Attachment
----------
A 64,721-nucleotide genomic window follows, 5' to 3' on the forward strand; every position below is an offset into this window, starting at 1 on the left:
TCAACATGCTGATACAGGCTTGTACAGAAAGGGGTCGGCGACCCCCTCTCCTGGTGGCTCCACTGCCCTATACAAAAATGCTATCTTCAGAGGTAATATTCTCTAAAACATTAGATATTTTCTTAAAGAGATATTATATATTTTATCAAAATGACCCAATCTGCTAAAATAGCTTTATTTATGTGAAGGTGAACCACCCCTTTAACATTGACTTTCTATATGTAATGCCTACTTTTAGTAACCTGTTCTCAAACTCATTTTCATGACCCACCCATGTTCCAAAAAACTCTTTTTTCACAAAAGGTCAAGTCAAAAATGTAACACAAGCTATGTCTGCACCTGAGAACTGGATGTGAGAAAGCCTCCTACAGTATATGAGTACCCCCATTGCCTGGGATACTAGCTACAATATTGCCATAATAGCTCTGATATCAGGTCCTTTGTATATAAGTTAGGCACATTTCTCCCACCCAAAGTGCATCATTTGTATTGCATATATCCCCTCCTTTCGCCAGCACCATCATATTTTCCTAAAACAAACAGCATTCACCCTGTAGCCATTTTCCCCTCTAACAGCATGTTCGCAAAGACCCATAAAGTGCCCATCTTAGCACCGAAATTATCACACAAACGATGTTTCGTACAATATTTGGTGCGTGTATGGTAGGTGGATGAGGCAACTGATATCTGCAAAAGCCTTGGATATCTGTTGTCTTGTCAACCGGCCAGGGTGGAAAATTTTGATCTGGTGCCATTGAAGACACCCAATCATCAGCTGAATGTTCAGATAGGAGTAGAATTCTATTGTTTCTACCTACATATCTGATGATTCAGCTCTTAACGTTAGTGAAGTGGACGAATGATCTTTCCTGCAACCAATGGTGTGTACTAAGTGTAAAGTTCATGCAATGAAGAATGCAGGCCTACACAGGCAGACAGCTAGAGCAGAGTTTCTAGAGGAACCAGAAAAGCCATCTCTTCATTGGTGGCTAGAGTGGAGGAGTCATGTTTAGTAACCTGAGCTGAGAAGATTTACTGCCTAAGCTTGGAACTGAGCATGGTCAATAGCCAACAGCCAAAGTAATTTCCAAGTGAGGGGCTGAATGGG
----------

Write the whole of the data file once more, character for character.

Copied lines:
A 64,721-nucleotide genomic window follows, 5' to 3' on the forward strand; every position below is an offset into this window, starting at 1 on the left:
TCAACATGCTGATACAGGCTTGTACAGAAAGGGGTCGGCGACCCCCTCTCCTGGTGGCTCCACTGCCCTATACAAAAATGCTATCTTCAGAGGTAATATTCTCTAAAACATTAGATATTTTCTTAAAGAGATATTATATATTTTATCAAAATGACCCAATCTGCTAAAATAGCTTTATTTATGTGAAGGTGAACCACCCCTTTAACATTGACTTTCTATATGTAATGCCTACTTTTAGTAACCTGTTCTCAAACTCATTTTCATGACCCACCCATGTTCCAAAAAACTCTTTTTTCACAAAAGGTCAAGTCAAAAATGTAACACAAGCTATGTCTGCACCTGAGAACTGGATGTGAGAAAGCCTCCTACAGTATATGAGTACCCCCATTGCCTGGGATACTAGCTACAATATTGCCATAATAGCTCTGATATCAGGTCCTTTGTATATAAGTTAGGCACATTTCTCCCACCCAAAGTGCATCATTTGTATTGCATATATCCCCTCCTTTCGCCAGCACCATCATATTTTCCTAAAACAAACAGCATTCACCCTGTAGCCATTTTCCCCTCTAACAGCATGTTCGCAAAGACCCATAAAGTGCCCATCTTAGCACCGAAATTATCACACAAACGATGTTTCGTACAATATTTGGTGCGTGTATGGTAGGTGGATGAGGCAACTGATATCTGCAAAAGCCTTGGATATCTGTTGTCTTGTCAACCGGCCAGGGTGGAAAATTTTGATCTGGTGCCATTGAAGACACCCAATCATCAGCTGAATGTTCAGATAGGAGTAGAATTCTATTGTTTCTACCTACATATCTGATGATTCAGCTCTTAACGTTAGTGAAGTGGACGAATGATCTTTCCTGCAACCAATGGTGTGTACTAAGTGTAAAGTTCATGCAATGAAGAATGCAGGCCTACACAGGCAGACAGCTAGAGCAGAGTTTCTAGAGGAACCAGAAAAGCCATCTCTTCATTGGTGGCTAGAGTGGAGGAGTCATGTTTAGTAACCTGAGCTGAGAAGATTTACTGCCTAAGCTTGGAACTGAGCATGGTCAATAGCCAACAGCCAAAGTAATTTCCAAGTGAGGGGCTGAATGGG